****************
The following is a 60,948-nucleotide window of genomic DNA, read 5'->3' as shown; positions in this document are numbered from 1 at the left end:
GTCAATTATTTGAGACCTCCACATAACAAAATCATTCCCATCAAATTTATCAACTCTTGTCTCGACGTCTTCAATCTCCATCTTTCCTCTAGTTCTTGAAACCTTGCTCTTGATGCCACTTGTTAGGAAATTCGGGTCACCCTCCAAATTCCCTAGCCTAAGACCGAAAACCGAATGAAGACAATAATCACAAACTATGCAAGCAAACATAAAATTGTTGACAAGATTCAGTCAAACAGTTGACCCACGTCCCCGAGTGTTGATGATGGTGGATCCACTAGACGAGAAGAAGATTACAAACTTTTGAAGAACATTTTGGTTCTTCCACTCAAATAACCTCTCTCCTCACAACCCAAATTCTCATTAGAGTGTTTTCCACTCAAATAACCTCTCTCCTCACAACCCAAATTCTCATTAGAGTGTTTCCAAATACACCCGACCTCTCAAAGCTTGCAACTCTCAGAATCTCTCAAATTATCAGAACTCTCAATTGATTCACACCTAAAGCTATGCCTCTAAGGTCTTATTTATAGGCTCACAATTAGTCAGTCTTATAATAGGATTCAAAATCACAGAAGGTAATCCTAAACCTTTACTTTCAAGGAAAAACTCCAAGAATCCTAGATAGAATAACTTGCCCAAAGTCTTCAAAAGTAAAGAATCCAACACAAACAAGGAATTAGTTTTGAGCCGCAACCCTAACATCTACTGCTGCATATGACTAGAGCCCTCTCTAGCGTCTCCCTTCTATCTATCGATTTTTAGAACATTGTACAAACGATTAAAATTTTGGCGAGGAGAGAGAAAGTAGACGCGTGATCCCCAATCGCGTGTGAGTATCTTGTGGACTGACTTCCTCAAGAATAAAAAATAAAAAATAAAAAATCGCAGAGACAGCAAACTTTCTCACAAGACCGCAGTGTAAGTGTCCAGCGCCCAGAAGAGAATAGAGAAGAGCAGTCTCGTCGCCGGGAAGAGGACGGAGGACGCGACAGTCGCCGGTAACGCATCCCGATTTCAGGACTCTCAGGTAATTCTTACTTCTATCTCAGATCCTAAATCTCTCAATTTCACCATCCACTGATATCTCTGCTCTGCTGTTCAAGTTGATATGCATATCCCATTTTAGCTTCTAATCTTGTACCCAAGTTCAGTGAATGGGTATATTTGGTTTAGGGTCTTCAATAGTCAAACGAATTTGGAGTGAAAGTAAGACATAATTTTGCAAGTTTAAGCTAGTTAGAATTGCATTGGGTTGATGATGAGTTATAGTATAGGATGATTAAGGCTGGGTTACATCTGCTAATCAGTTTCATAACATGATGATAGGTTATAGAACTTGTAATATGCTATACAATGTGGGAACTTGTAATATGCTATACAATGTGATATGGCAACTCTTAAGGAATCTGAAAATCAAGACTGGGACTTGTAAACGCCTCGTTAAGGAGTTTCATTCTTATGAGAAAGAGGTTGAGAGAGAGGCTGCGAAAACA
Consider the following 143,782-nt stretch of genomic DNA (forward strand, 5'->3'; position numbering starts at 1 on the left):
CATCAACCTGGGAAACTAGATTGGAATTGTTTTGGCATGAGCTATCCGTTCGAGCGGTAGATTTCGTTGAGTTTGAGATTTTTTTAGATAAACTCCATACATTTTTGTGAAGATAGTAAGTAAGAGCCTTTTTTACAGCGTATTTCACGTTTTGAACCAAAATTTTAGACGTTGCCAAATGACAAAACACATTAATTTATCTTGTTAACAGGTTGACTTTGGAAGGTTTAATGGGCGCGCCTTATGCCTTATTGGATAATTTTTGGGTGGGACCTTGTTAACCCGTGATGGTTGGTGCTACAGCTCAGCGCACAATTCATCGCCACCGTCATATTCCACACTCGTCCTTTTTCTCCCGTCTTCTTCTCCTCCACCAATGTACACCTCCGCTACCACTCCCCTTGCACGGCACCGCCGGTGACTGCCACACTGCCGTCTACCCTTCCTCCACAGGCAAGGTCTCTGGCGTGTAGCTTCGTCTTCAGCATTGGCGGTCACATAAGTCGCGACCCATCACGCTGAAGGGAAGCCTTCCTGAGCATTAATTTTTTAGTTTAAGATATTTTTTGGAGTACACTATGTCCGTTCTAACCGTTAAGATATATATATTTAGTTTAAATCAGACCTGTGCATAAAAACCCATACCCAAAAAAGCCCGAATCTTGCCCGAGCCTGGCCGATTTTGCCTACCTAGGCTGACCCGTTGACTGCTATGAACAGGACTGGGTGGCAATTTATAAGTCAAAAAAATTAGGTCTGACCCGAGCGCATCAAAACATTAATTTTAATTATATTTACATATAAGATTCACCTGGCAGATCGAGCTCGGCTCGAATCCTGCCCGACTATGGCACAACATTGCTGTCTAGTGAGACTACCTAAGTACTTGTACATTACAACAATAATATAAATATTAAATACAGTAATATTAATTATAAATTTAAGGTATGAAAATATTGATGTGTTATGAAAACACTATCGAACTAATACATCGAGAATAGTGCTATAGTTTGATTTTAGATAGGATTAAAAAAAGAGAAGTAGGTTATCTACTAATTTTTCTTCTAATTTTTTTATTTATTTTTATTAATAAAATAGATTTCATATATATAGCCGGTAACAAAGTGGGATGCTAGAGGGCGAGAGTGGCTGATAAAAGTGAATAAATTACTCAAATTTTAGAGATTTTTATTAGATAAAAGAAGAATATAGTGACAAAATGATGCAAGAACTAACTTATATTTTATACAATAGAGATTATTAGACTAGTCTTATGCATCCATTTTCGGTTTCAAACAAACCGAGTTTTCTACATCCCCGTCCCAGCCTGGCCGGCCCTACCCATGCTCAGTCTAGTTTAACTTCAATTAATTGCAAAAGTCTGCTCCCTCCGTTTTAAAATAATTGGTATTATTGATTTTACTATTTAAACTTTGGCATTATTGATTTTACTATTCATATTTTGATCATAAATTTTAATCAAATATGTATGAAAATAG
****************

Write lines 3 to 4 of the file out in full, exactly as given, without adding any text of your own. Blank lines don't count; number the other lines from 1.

Consider the following 143,782-nt stretch of genomic DNA (forward strand, 5'->3'; position numbering starts at 1 on the left):
CATCAACCTGGGAAACTAGATTGGAATTGTTTTGGCATGAGCTATCCGTTCGAGCGGTAGATTTCGTTGAGTTTGAGATTTTTTTAGATAAACTCCATACATTTTTGTGAAGATAGTAAGTAAGAGCCTTTTTTACAGCGTATTTCACGTTTTGAACCAAAATTTTAGACGTTGCCAAATGACAAAACACATTAATTTATCTTGTTAACAGGTTGACTTTGGAAGGTTTAATGGGCGCGCCTTATGCCTTATTGGATAATTTTTGGGTGGGACCTTGTTAACCCGTGATGGTTGGTGCTACAGCTCAGCGCACAATTCATCGCCACCGTCATATTCCACACTCGTCCTTTTTCTCCCGTCTTCTTCTCCTCCACCAATGTACACCTCCGCTACCACTCCCCTTGCACGGCACCGCCGGTGACTGCCACACTGCCGTCTACCCTTCCTCCACAGGCAAGGTCTCTGGCGTGTAGCTTCGTCTTCAGCATTGGCGGTCACATAAGTCGCGACCCATCACGCTGAAGGGAAGCCTTCCTGAGCATTAATTTTTTAGTTTAAGATATTTTTTGGAGTACACTATGTCCGTTCTAACCGTTAAGATATATATATTTAGTTTAAATCAGACCTGTGCATAAAAACCCATACCCAAAAAAGCCCGAATCTTGCCCGAGCCTGGCCGATTTTGCCTACCTAGGCTGACCCGTTGACTGCTATGAACAGGACTGGGTGGCAATTTATAAGTCAAAAAAATTAGGTCTGACCCGAGCGCATCAAAACATTAATTTTAATTATATTTACATATAAGATTCACCTGGCAGATCGAGCTCGGCTCGAATCCTGCCCGACTATGGCACAACATTGCTGTCTAGTGAGACTACCTAAGTACTTGTACATTACAACAATAATATAAATATTAAATACAGTAATATTAATTATAAATTTAAGGTATGAAAATATTGATGTGTTATGAAAACACTATCGAACTAATACATCGAGAATAGTGCTATAGTTTGATTTTAGATAGGATTAAAAAAAGAGAAGTAGGTTATCTACTAATTTTTCTTCTAATTTTTTTATTTATTTTTATTAATAAAATAGATTTCATATATATAGCCGGTAACAAAGTGGGATGCTAGAGGGCGAGAGTGGCTGATAAAAGTGAATAAATTACTCAAATTTTAGAGATTTTTATTAGATAAAAGAAGAATATAGTGACAAAATGATGCAAGAACTAACTTATATTTTATACAATAGAGATTATTAGACTAGTCTTATGCATCCATTTTCGGTTTCAAACAAACCGAGTTTTCTACATCCCCGTCCCAGCCTGGCCGGCCCTACCCATGCTCAGTCTAGTTTAACTTCAATTAATTGCAAAAGTCTGCTCCCTCCGTTTTAAAATAATTGGTATTATTGATTTTACTATTTAAACTTTGGCATTATTGATTTTACTATTCATATTTTGATCATAAATTTTAATCAAATATGTATGAAAATAG